Energy and Simple Harmonic Motion.

In summary, the block was dropped from a height of 2.49 cm above the compressed spring and the total height of the drop was 4.99 cm. The problem was solved using conservation of energy and taking into account the compression of the spring.
  • #1
sailordragonball
43
0
A vertical spring with a spring constant of 470 N/m is mounted on the floor. From directly above the spring, which is unstrained, a 0.30 kg block is dropped from rest. It collides with and sticks to the spring, which is compressed by 2.5 cm in bringing the block to a momentary halt. Assuming air resistance is negligible, from what height (in cm) above the compressed spring was the block dropped?

... I tried using KEo + PEo + SPEo = KEf + PEf + SPEf ... but, I can't get anywhere ...

... I found out that the frequency is 18.05hz and it's relative time is .056 seconds - and that's where I'm stuck!

HELP!
 
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  • #2
I made a mistake ...

... I found a formula ...

... initial height = (2*mass*gravity)/(spring constant) ...

... but, there's the 2.5cm differential?

... what do I do?

Any help is gladly appreciated.
 
  • #3
I'd use conservation of energy like you originally suggested. the 2.5 cm compression of the spring comes in there.
 
  • #4
I tried that ... but, the lingering the final displacement of 2.5cm is messing me up ... I was wondering ...

(mass*gravity)(initial height + 2.5cm) = .5(spring constant)[(2.5)^2] ...

... your thoughts?
 
  • #5
First -- decide where the potential energy is defined as ZERO. You can put this anywhere... but be consistent.

Then -- look not just at the point where the brick is released, and the point where the brick is compressing the spring, but also think about the intermediate point (when the brick first starts to compress the spring).
Think about that types of energy (PE and or KE) are at each location.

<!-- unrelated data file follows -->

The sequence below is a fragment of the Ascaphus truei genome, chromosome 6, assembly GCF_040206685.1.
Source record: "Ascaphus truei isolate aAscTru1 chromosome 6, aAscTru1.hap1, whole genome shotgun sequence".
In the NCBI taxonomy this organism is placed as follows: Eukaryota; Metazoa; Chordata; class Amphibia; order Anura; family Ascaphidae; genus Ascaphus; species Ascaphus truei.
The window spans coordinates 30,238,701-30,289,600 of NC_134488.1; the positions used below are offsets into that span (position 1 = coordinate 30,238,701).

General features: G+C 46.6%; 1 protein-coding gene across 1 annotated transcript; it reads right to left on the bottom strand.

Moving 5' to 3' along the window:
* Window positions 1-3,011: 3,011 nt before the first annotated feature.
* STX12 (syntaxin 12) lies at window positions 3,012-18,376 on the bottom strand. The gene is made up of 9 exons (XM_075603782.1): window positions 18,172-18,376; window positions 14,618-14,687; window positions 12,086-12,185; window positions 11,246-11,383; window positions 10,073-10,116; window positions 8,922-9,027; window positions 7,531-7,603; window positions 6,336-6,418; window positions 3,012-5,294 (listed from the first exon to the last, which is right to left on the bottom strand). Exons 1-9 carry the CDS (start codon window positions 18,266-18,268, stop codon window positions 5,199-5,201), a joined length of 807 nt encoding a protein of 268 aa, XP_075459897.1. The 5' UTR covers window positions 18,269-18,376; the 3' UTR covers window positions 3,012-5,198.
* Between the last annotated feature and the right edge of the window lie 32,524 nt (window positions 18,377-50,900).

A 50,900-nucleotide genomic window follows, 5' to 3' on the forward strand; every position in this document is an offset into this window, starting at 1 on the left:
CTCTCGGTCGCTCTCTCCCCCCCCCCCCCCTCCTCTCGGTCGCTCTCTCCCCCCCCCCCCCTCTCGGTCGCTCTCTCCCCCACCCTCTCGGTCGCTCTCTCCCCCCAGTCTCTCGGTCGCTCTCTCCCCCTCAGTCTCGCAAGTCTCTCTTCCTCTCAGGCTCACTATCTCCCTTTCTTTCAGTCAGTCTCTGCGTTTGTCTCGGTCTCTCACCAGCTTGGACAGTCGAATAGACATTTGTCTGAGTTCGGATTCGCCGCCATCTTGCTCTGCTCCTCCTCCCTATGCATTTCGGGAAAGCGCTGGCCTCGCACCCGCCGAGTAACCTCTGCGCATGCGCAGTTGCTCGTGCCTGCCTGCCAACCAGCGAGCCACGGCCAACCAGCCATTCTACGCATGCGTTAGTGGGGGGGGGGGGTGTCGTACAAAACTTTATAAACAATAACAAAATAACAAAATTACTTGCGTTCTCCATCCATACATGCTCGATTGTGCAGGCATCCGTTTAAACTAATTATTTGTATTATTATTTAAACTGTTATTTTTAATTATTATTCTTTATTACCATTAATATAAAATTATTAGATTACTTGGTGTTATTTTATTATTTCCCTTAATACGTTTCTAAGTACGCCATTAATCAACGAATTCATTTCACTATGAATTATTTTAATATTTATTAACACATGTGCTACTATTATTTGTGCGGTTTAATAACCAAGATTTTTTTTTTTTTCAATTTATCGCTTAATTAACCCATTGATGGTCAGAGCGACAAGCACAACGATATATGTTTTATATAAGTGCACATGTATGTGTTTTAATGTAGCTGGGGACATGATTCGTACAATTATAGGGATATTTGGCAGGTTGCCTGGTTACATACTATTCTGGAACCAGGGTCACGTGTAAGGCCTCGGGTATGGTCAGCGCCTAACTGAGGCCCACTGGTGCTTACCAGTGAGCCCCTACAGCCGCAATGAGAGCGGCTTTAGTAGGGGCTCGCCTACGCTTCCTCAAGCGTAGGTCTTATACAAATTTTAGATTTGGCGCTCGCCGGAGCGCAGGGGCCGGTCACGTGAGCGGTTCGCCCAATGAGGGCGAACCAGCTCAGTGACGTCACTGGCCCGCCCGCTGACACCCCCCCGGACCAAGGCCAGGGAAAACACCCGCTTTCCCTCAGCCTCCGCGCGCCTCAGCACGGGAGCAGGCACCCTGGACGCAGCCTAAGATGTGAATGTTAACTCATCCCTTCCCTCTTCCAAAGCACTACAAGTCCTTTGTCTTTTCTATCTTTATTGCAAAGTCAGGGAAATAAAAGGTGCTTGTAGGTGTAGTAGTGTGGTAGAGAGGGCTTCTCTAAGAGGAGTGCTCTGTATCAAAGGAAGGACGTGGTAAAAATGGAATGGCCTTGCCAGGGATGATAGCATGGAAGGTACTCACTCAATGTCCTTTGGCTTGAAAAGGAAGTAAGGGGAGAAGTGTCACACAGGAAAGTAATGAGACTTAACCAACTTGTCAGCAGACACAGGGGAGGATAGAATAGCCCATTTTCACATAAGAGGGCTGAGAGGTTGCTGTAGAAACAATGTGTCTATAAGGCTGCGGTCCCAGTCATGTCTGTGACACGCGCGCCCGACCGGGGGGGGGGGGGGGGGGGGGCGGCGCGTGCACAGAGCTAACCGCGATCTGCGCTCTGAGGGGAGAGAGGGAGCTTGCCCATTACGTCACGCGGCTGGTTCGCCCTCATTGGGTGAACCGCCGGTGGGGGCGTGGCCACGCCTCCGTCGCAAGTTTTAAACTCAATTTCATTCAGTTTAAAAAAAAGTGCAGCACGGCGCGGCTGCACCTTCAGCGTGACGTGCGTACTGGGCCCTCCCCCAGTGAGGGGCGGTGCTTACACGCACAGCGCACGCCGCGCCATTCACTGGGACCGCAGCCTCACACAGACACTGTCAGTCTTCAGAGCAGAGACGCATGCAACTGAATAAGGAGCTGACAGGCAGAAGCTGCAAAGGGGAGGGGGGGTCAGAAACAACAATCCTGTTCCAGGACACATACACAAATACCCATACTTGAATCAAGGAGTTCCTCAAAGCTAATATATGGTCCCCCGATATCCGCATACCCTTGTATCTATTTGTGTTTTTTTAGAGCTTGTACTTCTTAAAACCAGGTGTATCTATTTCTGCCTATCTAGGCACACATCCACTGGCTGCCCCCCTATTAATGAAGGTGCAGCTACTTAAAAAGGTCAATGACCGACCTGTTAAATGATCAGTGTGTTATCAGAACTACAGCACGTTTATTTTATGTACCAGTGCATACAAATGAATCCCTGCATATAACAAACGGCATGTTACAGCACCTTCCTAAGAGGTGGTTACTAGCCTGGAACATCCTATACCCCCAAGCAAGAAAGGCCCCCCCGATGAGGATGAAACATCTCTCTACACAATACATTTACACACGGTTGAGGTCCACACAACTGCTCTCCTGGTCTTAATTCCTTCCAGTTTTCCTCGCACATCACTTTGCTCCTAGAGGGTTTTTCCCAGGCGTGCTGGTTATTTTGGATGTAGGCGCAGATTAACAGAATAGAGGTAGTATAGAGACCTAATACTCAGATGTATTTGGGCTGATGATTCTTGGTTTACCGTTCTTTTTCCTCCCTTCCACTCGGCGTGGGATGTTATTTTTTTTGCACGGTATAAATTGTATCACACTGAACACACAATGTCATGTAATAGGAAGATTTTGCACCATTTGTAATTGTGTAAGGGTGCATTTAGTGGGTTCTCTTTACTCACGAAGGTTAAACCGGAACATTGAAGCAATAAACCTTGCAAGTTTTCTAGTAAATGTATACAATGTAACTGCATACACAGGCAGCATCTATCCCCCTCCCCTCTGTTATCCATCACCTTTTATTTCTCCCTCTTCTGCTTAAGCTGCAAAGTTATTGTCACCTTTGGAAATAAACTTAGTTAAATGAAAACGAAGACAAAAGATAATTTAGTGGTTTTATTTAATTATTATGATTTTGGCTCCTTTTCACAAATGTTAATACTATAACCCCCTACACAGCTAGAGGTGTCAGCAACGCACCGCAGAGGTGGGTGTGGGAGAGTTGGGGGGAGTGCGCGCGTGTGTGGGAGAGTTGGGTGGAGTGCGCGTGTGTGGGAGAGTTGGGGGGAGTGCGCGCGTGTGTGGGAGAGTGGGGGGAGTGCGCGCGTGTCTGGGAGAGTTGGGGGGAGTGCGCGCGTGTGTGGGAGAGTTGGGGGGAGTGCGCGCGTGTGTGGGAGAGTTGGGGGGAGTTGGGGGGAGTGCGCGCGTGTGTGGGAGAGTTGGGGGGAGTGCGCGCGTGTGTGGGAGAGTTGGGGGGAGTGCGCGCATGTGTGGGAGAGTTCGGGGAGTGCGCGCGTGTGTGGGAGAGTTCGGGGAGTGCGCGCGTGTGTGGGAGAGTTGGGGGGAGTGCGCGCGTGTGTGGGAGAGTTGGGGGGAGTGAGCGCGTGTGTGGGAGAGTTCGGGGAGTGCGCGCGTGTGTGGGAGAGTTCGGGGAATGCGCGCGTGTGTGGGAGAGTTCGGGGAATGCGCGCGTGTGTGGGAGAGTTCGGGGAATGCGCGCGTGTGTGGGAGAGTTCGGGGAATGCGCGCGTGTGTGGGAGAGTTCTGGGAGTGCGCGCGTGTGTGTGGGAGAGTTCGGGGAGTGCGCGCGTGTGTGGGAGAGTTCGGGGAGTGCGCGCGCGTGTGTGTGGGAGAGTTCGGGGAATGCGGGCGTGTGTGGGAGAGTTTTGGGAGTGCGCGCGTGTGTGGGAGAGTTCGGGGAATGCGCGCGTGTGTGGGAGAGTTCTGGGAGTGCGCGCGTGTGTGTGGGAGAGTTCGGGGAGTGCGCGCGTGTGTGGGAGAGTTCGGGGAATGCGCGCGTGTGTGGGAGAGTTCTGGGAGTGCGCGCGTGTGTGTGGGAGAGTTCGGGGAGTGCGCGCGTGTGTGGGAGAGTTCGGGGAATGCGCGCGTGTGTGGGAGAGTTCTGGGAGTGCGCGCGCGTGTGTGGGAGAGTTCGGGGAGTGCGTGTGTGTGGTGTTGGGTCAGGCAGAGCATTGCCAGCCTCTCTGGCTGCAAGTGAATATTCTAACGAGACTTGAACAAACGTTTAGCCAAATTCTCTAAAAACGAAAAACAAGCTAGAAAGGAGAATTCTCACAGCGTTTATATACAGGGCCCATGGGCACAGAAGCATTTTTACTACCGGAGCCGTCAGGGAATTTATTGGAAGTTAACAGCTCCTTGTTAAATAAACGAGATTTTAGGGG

Finally -- make sure the total energy at each location (PE+KE) is equal to the total energy at each other location (PE+KE).
 
  • #6
I figured it out:

k = 470(N/m) - given
m = .3kg - given
x = 2.5 cm ... but use 0.025m in the arithmetic
g = 9.8 - given
h = initial height

(mass*gravity)(initial height + displacement) = .5(spring constant)[(displacement)^2]

(.3*9.8)(initial height + .025) = .5(470)[(.025)^2]

2.94(initial height + .025) = .146875

2.94(initial height) + .0735 = .146875

[initial height = .0249m] or [initial height = 2.49cm]

Use initial height = 2.49cm for the remainder of the problem.... now find total height ...

... total height = initial height + displacement ...

... total height = 2.49cm + 2.5cm ...

... total height = 4.99cm
 

1. What is energy?

Energy is the ability to do work or cause change. It exists in many forms, such as kinetic, potential, thermal, electrical, and chemical energy.

2. What is simple harmonic motion?

Simple harmonic motion is a type of oscillatory motion in which the restoring force is directly proportional to the displacement from the equilibrium position and acts in the opposite direction of the displacement.

3. How is energy related to simple harmonic motion?

In simple harmonic motion, energy is constantly being converted between kinetic and potential energy. As the object moves away from the equilibrium position, it gains potential energy and loses kinetic energy. As it moves towards the equilibrium position, the opposite occurs.

4. What is the equation for calculating the potential energy in simple harmonic motion?

The equation for potential energy in simple harmonic motion is U = 1/2 kx^2, where k is the spring constant and x is the displacement from the equilibrium position.

5. Can energy ever be lost in simple harmonic motion?

In an ideal system, energy is conserved and cannot be lost. However, in real-world systems, energy may be lost due to factors such as friction or air resistance.

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